15 Things About Aaron Levie

He founded his wildly successful start-up in his dorm room before dropping out and moving to the Bay Area to work on it full-time, he’s regularly referred to as one of the top entrepreneurs under 30, and he looks enough like Jesse Eisenberg to satisfy a movie audience. But unlike Mark Zuckerberg, Box CEO Aaron Levie’s favorite guilty pleasure is Twitter.

Below, Levie answers 15 of our questions — hopefully enough to satisfy an online audience.

Name one thing you will regret never having done (if you never do it).
Inventing the mainframe.

What’s the single most important issue in the world today?
The three Ps: Poverty, Politics, Phablets.

Do you still buy CDs or rent DVDs?
If by “buy CDs” you mean listen to Spotify and Pandora, and by “rent DVDs” you mean stream from Netflix, then yes.

What would you be doing if you were not in your current job?
Hopefully something else having to do with cloud computing. Nearly every market that exists today is a fraction of its potential size, creating new opportunities in every direction. So I’d want to still be doing that, or grinding it out as an astronaut.

What is your greatest achievement to date?
Building — and working with — the team at Box.

iPhone, Android or BlackBerry?
My trusty iPhone 4. I know, I’m an embarrassment to the technology community.

If you could meet any historical or fictional person, who would it be?
Thomas Watson Sr., Harry Houdini, or Groucho Marx.

What site/app do you check first when you wake up?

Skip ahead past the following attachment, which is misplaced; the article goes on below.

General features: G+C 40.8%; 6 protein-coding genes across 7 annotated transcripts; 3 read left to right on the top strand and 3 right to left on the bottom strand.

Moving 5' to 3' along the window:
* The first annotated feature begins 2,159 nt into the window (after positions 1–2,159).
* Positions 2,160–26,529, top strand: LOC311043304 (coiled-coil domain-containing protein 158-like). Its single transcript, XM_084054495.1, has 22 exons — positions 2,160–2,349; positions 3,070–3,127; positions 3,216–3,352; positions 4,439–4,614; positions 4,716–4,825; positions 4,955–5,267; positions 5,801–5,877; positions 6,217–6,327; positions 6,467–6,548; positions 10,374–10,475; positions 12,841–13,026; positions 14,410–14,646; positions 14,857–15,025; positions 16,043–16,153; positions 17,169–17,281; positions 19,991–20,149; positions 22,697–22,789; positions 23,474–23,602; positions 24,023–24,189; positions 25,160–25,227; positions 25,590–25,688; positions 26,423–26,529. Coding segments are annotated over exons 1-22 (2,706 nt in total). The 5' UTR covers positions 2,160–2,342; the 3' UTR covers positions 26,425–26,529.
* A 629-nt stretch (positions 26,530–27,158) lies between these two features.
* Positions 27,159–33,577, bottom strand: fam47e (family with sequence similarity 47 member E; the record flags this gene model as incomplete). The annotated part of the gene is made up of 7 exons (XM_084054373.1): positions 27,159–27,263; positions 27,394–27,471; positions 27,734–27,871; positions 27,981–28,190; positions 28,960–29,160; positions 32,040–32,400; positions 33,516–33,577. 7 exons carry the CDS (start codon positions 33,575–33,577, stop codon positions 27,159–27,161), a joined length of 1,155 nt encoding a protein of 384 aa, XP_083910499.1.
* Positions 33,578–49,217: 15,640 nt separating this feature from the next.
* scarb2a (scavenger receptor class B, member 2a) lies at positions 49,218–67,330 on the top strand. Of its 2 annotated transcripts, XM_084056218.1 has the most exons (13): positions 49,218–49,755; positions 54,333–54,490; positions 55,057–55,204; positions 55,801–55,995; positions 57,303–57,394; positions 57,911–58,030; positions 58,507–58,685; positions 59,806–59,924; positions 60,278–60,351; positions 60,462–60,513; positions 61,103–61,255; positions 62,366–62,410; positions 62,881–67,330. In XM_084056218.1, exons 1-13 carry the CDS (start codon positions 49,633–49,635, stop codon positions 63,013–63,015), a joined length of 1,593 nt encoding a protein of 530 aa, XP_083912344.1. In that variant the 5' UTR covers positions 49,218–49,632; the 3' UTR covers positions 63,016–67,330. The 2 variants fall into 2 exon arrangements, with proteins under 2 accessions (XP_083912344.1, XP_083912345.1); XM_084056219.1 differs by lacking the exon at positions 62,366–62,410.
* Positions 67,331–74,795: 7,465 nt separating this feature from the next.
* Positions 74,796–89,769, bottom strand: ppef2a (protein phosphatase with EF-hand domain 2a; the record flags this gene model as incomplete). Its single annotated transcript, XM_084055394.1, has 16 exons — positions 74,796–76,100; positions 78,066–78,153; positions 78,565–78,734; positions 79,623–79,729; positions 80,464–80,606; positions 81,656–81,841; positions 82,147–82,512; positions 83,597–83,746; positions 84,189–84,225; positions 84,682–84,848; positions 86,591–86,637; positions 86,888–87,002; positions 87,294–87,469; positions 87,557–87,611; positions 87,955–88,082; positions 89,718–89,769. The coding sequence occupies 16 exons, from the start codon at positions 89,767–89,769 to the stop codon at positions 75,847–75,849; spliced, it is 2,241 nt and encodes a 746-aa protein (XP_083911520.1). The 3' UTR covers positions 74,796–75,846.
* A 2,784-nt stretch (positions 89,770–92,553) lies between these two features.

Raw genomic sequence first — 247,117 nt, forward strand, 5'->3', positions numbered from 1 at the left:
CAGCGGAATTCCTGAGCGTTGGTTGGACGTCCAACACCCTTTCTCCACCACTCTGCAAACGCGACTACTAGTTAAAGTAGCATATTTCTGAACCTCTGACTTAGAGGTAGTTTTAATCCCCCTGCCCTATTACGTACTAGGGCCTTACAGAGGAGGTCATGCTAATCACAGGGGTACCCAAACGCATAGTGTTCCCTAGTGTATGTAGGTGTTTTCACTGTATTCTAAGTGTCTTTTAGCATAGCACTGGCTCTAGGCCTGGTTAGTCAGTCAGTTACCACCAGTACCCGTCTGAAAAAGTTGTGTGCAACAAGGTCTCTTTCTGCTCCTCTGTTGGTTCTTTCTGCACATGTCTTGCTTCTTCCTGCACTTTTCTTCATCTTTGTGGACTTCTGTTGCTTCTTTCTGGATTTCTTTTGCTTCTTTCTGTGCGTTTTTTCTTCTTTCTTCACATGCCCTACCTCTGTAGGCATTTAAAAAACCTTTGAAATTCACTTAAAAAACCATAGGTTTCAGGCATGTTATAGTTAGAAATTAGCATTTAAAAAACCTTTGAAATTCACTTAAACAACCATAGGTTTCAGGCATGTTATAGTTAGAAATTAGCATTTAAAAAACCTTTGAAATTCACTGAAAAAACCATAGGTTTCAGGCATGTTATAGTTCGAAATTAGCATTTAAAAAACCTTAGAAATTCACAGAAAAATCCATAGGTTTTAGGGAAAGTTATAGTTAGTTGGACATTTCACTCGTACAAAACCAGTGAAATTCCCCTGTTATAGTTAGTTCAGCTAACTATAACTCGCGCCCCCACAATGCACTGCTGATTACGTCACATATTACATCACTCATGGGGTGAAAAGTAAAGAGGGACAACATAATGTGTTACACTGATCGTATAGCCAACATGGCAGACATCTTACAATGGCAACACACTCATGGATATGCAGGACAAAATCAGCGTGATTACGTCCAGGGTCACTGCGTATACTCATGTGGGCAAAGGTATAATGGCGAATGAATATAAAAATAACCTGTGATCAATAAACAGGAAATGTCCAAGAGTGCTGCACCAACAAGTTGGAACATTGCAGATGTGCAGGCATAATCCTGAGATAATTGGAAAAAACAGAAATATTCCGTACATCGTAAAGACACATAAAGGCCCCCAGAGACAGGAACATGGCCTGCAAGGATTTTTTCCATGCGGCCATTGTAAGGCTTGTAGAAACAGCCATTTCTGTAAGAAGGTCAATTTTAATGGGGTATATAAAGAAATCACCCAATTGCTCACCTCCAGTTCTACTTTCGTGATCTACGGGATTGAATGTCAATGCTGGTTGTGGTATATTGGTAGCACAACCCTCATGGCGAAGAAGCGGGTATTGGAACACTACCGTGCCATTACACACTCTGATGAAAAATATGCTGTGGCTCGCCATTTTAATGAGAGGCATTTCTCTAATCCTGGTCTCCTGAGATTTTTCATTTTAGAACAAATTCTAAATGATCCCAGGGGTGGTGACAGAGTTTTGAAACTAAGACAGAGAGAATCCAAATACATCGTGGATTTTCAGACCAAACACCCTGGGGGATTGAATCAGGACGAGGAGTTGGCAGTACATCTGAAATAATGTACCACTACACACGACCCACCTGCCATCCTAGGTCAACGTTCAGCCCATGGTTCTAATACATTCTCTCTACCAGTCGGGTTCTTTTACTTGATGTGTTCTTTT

https://twitter.com/larryellison. Followed by Box.com right after that.

What was your first computer?
Not a Mac, and I blame my Dad for that to this day.

What’s your favorite mode of transportation?
Whatever gets you there fastest.

What was the last book you read?
“The HP Way,” a marginally ironic read given the past couple of years, but I’m pretty bullish on Meg. I’m now reading “The Ultimate Entrepreneur” about Ken Olsen and DEC.

Name your favorite guilty pleasure.

What was your biggest most recent purchase?
A bookshelf-like structure from IKEA.

Whom do you idolize?
Too many people to count. I tend to not discriminate when it comes to people I can learn from. Basically, if someone has built a meaningful business in software, technology or media, faced disruption and adversity, and overcame underdog status, I want to know how they did it.

If you could change one thing about yourself, what would it be?
My height. And my ability to stay organized.

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